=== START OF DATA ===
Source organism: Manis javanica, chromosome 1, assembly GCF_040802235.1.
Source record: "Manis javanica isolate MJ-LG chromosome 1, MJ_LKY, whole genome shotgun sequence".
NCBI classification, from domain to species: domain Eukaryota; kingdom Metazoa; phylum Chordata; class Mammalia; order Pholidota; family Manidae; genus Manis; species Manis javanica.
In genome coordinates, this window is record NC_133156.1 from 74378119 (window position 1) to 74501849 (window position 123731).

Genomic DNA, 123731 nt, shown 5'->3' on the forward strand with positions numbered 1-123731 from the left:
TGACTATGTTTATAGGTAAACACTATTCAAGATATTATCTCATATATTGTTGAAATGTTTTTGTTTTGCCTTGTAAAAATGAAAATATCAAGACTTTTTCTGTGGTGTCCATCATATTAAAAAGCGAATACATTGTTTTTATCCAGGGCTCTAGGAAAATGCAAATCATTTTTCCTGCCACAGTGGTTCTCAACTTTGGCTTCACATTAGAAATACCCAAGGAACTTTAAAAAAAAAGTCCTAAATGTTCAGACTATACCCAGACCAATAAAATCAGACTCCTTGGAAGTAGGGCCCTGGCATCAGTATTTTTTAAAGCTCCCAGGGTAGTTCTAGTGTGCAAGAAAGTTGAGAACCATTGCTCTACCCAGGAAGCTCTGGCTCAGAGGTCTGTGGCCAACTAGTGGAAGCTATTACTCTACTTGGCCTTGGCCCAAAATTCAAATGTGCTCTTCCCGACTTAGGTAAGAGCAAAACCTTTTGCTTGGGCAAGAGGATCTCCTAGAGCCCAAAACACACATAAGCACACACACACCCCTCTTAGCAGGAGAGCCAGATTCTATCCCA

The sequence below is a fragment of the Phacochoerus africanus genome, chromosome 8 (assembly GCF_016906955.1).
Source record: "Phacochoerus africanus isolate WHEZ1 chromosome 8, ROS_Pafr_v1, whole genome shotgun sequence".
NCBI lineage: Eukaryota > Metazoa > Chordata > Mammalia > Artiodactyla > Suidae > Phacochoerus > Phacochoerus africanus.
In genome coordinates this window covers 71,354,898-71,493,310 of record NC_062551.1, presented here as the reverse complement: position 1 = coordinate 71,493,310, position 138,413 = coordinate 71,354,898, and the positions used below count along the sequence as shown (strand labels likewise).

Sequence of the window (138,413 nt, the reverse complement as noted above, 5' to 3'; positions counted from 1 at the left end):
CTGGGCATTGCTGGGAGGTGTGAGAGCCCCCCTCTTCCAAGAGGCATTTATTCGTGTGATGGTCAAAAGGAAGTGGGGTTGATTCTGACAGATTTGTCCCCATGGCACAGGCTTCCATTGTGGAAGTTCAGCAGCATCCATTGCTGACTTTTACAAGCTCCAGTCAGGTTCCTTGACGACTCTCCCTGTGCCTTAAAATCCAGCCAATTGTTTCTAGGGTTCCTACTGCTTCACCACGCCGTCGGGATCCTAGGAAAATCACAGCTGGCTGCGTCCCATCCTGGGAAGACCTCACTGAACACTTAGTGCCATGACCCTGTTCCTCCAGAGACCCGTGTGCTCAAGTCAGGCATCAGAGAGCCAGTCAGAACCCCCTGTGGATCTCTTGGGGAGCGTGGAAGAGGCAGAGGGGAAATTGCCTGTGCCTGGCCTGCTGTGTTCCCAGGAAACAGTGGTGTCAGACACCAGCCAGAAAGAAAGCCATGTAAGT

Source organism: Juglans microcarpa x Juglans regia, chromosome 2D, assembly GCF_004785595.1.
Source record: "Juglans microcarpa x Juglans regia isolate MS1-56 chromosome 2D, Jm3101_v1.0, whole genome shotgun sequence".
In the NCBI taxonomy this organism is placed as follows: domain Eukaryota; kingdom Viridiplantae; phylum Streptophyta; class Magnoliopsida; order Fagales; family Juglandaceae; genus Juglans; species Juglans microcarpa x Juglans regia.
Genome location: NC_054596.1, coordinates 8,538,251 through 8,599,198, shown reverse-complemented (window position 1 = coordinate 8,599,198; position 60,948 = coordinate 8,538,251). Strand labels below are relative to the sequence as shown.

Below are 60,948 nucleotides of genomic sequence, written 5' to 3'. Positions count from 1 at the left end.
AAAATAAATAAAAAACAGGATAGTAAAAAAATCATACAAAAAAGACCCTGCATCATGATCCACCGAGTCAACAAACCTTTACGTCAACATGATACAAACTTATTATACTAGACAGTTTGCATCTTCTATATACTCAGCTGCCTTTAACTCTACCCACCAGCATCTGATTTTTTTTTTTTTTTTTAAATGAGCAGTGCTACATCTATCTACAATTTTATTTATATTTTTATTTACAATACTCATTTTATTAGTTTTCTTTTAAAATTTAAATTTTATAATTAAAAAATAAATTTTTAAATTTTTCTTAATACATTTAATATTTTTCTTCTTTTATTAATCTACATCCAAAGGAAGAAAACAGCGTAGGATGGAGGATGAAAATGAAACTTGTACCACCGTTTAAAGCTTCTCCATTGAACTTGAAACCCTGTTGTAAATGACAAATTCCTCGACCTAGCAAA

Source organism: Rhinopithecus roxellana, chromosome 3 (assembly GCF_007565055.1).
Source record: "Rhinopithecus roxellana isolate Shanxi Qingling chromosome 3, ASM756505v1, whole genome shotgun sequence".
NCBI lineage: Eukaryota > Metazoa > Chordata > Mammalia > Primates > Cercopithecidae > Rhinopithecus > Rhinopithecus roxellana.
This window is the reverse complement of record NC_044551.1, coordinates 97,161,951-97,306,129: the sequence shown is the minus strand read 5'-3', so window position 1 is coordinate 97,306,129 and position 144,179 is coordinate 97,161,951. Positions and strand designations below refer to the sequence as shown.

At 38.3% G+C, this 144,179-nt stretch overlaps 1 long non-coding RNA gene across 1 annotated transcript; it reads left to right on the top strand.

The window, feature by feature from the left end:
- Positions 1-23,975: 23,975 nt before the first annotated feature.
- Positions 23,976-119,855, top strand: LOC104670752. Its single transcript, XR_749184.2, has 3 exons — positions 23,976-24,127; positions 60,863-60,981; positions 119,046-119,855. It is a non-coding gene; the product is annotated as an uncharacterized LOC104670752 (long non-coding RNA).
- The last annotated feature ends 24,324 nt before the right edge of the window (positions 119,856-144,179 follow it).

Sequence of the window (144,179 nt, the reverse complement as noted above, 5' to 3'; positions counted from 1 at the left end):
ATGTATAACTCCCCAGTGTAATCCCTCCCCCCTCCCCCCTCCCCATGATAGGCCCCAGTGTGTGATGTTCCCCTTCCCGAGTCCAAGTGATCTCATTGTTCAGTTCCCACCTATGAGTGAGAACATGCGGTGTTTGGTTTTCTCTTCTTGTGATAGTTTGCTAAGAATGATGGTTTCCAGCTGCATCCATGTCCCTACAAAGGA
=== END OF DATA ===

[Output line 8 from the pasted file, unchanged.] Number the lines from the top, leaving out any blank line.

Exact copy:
Source record: "Phacochoerus africanus isolate WHEZ1 chromosome 8, ROS_Pafr_v1, whole genome shotgun sequence".